Superannuation PDS readability

The superannuation industry is in the news again today; described as an “unlucky lottery”.
Among other issues, poor information is still a problem – ” They’re bamboozled by poor disclosure …”
I thought I’d have a look at how easy it is to read some Product Disclosure Documents. I’ve looked at two dimensions across 10 popular funds.

1. Likely reading time

People are less likely to read longer documents. We all prefer to read short documents than long ones – we want information fast.

2. Readability

People need easy to read text to help them understand complex ideas. Readability indices are one way to measure how easy it is to read and understand text.
All these indices are higher than the Australian Government’s recommendation of between 3 & 4. link. My view is aiming at about 7 – 8 is OK for this type of content.

Why readability matters

The PDS is a functional document. People are supposed to use these to decide whether the fund is a right fit for them. Of course they need to read and understand the information in the PDS to be able to make this decision. And this is an important decision that can have impacts over a lifetime.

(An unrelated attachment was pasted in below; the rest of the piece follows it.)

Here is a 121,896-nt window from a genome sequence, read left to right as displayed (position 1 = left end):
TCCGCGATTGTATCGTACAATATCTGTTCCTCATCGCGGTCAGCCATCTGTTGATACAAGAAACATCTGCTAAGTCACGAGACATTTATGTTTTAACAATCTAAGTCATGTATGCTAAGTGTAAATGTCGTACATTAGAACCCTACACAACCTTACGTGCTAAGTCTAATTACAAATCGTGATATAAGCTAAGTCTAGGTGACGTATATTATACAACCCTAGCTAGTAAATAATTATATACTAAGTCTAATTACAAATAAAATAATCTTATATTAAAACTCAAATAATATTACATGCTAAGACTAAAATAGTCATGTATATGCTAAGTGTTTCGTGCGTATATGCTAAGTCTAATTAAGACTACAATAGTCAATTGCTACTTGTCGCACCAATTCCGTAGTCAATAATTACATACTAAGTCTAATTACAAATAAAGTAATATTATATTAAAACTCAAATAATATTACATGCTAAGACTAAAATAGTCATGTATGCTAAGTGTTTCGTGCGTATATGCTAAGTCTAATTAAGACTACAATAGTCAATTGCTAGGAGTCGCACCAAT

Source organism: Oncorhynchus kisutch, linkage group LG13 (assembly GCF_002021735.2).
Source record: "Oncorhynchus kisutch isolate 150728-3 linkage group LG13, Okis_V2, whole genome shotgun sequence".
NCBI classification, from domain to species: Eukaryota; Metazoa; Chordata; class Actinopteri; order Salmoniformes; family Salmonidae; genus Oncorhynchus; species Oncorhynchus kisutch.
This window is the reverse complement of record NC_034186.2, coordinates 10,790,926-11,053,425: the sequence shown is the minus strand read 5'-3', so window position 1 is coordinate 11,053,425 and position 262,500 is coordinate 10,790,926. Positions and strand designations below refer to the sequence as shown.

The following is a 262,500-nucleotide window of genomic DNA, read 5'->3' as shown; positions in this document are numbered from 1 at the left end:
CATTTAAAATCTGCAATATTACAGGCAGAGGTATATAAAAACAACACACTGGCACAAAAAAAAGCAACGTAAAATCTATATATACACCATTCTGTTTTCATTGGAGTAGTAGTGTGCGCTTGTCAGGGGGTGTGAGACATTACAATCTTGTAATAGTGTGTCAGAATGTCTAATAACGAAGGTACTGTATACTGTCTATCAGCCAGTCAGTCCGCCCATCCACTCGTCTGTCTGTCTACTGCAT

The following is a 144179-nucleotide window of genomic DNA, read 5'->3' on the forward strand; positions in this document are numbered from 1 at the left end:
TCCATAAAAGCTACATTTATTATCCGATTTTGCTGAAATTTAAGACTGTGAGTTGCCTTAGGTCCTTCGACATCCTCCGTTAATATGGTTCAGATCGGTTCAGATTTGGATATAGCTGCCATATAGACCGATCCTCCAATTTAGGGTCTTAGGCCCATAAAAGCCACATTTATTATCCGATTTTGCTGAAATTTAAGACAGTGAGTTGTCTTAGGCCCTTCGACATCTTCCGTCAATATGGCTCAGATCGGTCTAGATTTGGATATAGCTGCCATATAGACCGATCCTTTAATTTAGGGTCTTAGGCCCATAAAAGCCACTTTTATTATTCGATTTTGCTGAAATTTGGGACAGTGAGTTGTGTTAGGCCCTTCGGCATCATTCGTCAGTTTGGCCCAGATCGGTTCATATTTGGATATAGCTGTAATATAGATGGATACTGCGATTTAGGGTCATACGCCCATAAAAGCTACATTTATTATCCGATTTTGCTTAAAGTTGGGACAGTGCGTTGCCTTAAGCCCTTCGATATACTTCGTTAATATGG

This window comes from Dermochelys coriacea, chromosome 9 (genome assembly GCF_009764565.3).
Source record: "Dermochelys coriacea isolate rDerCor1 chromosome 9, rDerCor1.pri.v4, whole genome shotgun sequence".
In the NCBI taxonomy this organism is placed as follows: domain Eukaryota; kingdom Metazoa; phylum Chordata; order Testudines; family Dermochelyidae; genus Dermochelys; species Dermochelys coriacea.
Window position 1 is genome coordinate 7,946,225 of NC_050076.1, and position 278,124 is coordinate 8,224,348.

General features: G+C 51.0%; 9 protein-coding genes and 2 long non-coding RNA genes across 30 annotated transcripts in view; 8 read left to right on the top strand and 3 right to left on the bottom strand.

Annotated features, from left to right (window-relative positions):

Many application forms ask potential members to declare that they have read and understood the PDS. A lengthy or difficult to read document discourages reading. It may encourage people to make a false declaration – to tick the box without reading or understanding.
And difficult to read documents are risky for funds too. The focus is shifting from ‘did you read the document’ (aimed at the reader) to ‘is the document readable’ (aimed at the writer).

Be careful with readability tools.

The readability tests I’ve used are mechanical tests that look at word and sentence complexity. They cannot be relied on by themselves, but a high grade index does indicate the text could be simpler.(The grade number refers to US school grade)
These tools do not consider document structure, meaning and the usefulness of content. It is possible to write highly readable rubbish.

The tests in detail

1. Reading time
I divided the total word count by 200. The avaerage reader reads at about 200 – 220 words per minute.
2. Readability
I used computerised versions of
  • Flesch Kincaid Grade Level
  • Gunning Fog Score
  • Coleman Liau Index
  • SMOG Index
  • Automated Readability
  • Index Spache Readability Score
  • Dale-Chall Readability Score

and calculated the aritmetic mean.

Documents were sourced on 29 May 2018 from:
Australian Super
Intrust Super
ANZ Smart Choice
Virgin Money Super
AMP MY North
ING Living Super